The Pantheon is one of the most recognized, and oldest monuments still standing in Rome, Italy. With this post, we’ll learn together about the story and history of the Pantheon in Rome.
Originally built as a temple to all of the Roman gods, the Pantheon (originally built around 27 BC) was torn down and rebuilt by emperor Hadrian around 120 AD. That structure is the same as the one you will see when you visit today. The Pantheon is the oldest intact structure still standing from the Greco-Roman world. It has been used continuously throughout the past millenniums. This must be the reason that it’s still in such an incredibly perfect shape.
The building of the Pantheon is a complete circle, with an opening in the ceiling that looks out onto the sky above. The opening is meant to symbolize the eye of heaven looking down over the temple, and being “all-seeing” to the world below.
There are three different levels of granite columns, and bronze doors that have remained in the Pantheon for over 1,800 years. The height of the dome is exactly equal to the diameter of the circular interior of the building. It’s amazing to think back under what conditions the Pantheon was originally built under. All that along with seeing what the early Romans were able to create so many years ago!
Visiting the Pantheon in Rome can be a truly awe-inspiring look back at history. It’s amazing to stand in the middle of the structure and look up into the sky, standing in the same place and in the same structure that people have visited for almost 2,000 years. It’s amazing to think that the same structure we see today was built before the time of chainsaws and machinery. The fact that it has remained not only intact but also in such pristine conditions over all of these years.
If you are visiting Italy, especially Rome, then visiting the Pantheon is something that you really must do. The Pantheon area of Rome is a tourist attraction that pulls in people from around the world. It’s also something that everyone who visits Rome usually goes to see, but there is a good reason why. You will undoubtedly run into a good deal of tourists when you make your trek, so come prepared to deal with the crowds.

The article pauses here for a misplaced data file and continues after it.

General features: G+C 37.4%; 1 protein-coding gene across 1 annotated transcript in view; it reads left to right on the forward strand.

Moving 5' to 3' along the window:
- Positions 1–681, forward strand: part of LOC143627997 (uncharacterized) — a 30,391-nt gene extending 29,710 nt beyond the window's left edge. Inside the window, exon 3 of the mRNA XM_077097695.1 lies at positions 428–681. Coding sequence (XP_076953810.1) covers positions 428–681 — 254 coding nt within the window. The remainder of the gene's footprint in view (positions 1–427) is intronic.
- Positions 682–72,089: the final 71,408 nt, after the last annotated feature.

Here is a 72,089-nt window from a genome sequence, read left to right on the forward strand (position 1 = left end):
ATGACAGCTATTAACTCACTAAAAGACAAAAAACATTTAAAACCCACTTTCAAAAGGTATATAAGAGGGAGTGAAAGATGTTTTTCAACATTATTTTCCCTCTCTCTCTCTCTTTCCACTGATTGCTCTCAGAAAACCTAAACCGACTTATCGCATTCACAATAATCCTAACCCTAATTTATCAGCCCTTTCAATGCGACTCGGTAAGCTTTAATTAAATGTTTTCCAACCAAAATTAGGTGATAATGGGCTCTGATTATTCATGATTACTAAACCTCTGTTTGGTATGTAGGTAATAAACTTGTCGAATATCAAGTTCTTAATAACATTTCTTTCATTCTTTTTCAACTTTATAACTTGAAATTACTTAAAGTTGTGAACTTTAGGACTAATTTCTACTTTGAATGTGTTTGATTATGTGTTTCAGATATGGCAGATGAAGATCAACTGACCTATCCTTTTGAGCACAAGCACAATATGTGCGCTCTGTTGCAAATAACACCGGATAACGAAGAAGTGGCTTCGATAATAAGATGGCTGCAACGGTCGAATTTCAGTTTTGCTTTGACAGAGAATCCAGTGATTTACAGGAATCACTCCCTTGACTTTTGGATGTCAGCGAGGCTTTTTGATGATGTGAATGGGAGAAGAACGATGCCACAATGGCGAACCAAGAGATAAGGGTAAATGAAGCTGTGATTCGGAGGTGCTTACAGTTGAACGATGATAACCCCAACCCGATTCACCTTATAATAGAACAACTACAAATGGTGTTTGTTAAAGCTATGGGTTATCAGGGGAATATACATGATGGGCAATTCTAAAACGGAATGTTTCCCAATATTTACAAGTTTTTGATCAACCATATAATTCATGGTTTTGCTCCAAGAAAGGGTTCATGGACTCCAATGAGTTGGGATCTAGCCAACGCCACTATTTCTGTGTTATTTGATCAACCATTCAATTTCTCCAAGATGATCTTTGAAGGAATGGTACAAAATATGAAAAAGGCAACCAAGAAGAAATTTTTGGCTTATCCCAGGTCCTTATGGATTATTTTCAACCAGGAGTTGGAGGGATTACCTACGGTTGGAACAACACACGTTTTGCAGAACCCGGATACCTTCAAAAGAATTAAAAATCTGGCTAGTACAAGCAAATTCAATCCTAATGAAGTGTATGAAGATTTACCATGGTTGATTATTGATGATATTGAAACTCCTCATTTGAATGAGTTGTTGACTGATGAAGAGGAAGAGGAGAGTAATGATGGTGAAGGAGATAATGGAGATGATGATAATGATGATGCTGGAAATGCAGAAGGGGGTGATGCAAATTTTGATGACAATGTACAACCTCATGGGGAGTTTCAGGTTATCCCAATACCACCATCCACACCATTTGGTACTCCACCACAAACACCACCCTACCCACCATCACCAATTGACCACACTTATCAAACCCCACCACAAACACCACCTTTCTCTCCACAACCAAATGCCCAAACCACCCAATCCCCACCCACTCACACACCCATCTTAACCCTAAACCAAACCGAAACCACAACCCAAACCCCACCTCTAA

Visiting Information for the Pantheon in Rome
The Pantheon is one of the best things to do in Rome, so you definitely shouldn’t miss it! Visiting the Pantheon is free to the public, and the Pantheon welcomes tour groups of all shapes and sizes ( now for a fee). There are several different tour options available in several different languages, so everyone should be able to enjoy a trip.
The Oculus and the Divine Connection
The Pantheon was originally built as a temple dedicated to all Roman gods, and its name literally means “of all gods” in Greek. The oculus at the top of the dome is not just an architectural marvel but also had religious significance. It was believed to connect the temple to the heavens, allowing divine intervention to enter the sacred space.
According to legend, when the Roman Emperor Hadrian inspected the completed Pantheon, he was displeased to find that the dome had no opening to the sky. The architects, fearing Hadrian’s wrath, hastily decided to create an oculus. However, they were amazed to find that a beam of light entered through the oculus and illuminated the entrance to the temple. It seemed almost as though the gods themselves had approved of their work.
The Mystery of the Rain
Another curious feature of the oculus is the apparent “rain-shielding” quality of the Pantheon’s interior. Despite the opening at the top, rainwater rarely enters and wets the inner areas of the Pantheon. This phenomenon has led to a variety of theories, including the possibility that the angle and aerodynamics of the dome help to evaporate the rainwater before it reaches the ground, or that the marble floor quickly absorbs any rain that does manage to enter.
Whether it’s the divine symbolism of the oculus, the pioneering construction techniques, or the mysterious interaction with natural elements, the Pantheon has long been a subject of both scientific and mystical fascination. It continues to be one of Rome’s most visited and studied ancient landmarks, a testament to the enduring allure of its history and design.
It is also located near the Piazza della Rotonda, a square that is filled with a variety of restaurants and shops. Visiting the Piazza della Rotonda, and the Pantheon can make for a fantastic summer afternoon. Visit the Pantheon in the morning and spend your afternoon shopping and dining in the square.
5 Euros fee for tourists, free for Rome residents, worshippers, and those under 18
In March 2023, the Culture Minister introduced a 5€ entry fee to this monument.
Entry will remain free for Rome residents, worshippers, everyone under 18, and handicapped visitors and their caregivers.
The Ministry of Culture has announced that a 5€ entry fee was implemented in July, 2023